6 Types Of Survey Designs

Creating surveys can be a way to get honest and clear responses from people on target with the topic. In addition to being a fun and engaging medium for users, it is also a low-cost marketing strategy, unlike traditional market research. After you have all the answers from the surveys, you need to find a way to get your co-workers or employees to visualize the data, quickly and easily.

And that’s where survey design comes in, a chart designed and colored to illustrate all the important data. But how exactly does survey design work?

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What Is Survey Design For

There is no one-size-fits-all survey design; there are different templates that you can customize with colors and wording. Using charts effectively is important to produce professional reports that are in line with the project. Obviously, some charts may be more complex because there is more data to illustrate, but if an attractive design is used the end result is better. Data analysis for some people can be tedious, so a simple visualization can be ideal.

With colorful charts, it is easier to keep the attention of those who are viewing them, instead of showing a black-and-white document full of writing. But it’s not just about pretty graphics. The design must be chosen based on how many categories you want to compare, whether they are mutually exclusive or not. There are several variables to examine before selecting the correct graphic.

Before deciding which chart you want to focus on for your survey, you need to have in mind what results you want to achieve. Do you want a single response? Do you want to make a comparison between two categories? Or do you want to do a fairly broad survey that encompasses several variables? Let’s see what charts are most commonly used and what types of surveys you should use them for: click here to design a survey.

1. Pie Chart

Among the most commonly used graphs for surveys is the pie chart, which breaks down different areas in one circle, showing smaller and larger ones. The visual impact is really strong; you can immediately perceive which “slices of the pie” are larger and which are less important. Different colors can be used for better visualization. The pie chart is mostly used when you want to show clear differences within groups on one dimension. This chart is very useful but should only be used when there are categories that together represent a whole.

2. Scatter Chart

The scatter chart consists of placing different items relative to an average value in lines representing different dimensions. This makes it possible to compare variables very easily and quickly. It can be ideal for making a comparison between gross and net price, deriving the difference between two or more objects with respect to the average, which must be drawn in the graph. This type of graph can either use a single color and several shapes, or multiple colors and a single shape, depending on preference.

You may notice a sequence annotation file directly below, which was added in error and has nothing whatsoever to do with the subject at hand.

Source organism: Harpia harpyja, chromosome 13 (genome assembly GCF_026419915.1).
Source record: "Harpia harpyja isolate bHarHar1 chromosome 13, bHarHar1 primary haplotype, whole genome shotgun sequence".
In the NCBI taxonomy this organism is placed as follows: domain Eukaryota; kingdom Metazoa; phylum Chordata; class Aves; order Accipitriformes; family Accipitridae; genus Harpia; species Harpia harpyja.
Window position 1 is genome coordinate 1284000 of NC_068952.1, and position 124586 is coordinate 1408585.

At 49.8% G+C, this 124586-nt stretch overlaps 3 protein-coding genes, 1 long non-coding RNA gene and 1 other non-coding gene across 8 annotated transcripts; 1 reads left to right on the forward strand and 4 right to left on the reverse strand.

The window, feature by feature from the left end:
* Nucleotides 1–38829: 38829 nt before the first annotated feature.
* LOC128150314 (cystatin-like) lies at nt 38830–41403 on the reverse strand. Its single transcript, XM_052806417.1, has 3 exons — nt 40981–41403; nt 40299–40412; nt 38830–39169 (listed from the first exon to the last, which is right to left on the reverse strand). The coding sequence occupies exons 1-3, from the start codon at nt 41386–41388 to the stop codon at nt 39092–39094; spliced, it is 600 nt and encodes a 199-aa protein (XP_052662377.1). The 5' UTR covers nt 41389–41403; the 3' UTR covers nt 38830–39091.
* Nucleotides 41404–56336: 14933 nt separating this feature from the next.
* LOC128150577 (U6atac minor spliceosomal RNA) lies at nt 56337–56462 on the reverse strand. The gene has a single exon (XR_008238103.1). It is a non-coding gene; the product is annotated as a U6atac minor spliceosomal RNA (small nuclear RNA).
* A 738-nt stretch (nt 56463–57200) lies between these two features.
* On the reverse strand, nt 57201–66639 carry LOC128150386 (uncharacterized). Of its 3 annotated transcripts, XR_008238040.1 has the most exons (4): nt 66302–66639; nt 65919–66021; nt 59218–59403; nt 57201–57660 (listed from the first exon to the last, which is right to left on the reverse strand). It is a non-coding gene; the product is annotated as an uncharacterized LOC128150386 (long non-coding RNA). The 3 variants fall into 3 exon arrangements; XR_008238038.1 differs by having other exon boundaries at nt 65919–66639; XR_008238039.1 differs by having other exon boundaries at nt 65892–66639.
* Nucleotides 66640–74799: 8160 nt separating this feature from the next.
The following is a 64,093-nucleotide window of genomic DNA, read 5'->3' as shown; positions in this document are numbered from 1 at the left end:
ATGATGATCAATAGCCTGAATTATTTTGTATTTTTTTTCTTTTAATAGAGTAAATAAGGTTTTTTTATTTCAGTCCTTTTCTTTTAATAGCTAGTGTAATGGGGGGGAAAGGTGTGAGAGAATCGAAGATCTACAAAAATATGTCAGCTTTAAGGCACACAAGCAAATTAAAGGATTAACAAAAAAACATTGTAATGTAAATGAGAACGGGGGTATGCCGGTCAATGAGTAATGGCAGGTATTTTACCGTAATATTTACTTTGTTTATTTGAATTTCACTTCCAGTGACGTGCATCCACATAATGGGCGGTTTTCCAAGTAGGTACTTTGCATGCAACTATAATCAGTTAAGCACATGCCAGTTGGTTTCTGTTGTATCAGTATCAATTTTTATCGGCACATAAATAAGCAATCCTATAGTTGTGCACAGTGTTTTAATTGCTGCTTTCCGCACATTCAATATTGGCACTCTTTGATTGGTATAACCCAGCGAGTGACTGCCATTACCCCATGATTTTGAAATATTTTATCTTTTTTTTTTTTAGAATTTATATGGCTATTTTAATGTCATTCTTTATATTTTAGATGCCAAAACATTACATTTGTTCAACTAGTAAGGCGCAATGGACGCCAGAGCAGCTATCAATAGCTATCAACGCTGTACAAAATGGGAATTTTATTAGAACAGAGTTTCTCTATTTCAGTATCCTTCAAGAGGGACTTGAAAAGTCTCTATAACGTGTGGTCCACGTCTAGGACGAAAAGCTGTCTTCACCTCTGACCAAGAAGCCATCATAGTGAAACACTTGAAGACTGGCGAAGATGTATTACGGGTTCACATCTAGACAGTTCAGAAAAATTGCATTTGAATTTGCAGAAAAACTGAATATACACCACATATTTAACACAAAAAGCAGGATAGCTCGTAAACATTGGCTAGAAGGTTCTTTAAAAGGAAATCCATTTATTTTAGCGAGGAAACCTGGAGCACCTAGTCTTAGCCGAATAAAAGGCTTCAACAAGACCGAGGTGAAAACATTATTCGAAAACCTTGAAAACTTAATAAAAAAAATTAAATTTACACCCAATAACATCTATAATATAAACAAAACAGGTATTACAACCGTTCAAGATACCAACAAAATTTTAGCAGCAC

3. Vertical Bar Graph

The vertical bar graph is used in many school books to compare averages and percentages among a number of different groups between 2 and 7. The vertical bars are divided from each other by white spaces to avoid confusion. Usually this type of chart is used to contain mutually exclusive categories, such as cue boxes or multiple-choice questions. This design can be used for surveys in which only one option can be selected.

4. Horizontal Bar Graph

The horizontal bar graph looks a lot like the one that was just mentioned, but it is used to compare averages or percentages between a number of different groups that is 8 or more. This graph is also used for mutually exclusive categories, only it is placed horizontally. The lines can either be of different colors or a single color: if there are many lines it is better to use a single color otherwise, it becomes too confusing with a mix of colors.

5. Line Graph

The best example of the line graph is Google Analytics, the tool that is used to analyze website data. It is used to visualize progress over time, such as increased visits to a site or increased sales. However, not just one variable is always used, but there can be more than one so that they can be compared. The line graph is also useful for illustrating trends over the course of time: you can visually see whether they go down or up and over what period.

6. Histogram

The histogram aesthetically resembles the vertical bar graph, but in this case there are no spaces dividing the bars and a one-dimensional distribution of a sample is represented. Unlike other graphs, here sample distributions can be illustrated on discrete interval dimensions: here the categories are not mutually exclusive. The histogram is used in companies selling airline flights to compare the price of a flight for a given day, where the x-axis represents a continuous scale.

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If you are interested in even more design-related articles and information from us here at Bit Rebels, then we have a lot to choose from.